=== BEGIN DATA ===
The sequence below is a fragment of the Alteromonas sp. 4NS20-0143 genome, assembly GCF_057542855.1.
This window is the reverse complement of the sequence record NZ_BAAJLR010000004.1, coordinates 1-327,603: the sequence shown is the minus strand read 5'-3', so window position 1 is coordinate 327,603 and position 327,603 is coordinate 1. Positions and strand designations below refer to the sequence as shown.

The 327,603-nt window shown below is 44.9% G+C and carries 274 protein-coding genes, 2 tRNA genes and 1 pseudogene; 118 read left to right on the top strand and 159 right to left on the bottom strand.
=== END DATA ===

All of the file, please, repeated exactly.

The sequence below is a fragment of the Alteromonas sp. 4NS20-0143 genome, assembly GCF_057542855.1.
This window is the reverse complement of the sequence record NZ_BAAJLR010000004.1, coordinates 1-327,603: the sequence shown is the minus strand read 5'-3', so window position 1 is coordinate 327,603 and position 327,603 is coordinate 1. Positions and strand designations below refer to the sequence as shown.

The 327,603-nt window shown below is 44.9% G+C and carries 274 protein-coding genes, 2 tRNA genes and 1 pseudogene; 118 read left to right on the top strand and 159 right to left on the bottom strand.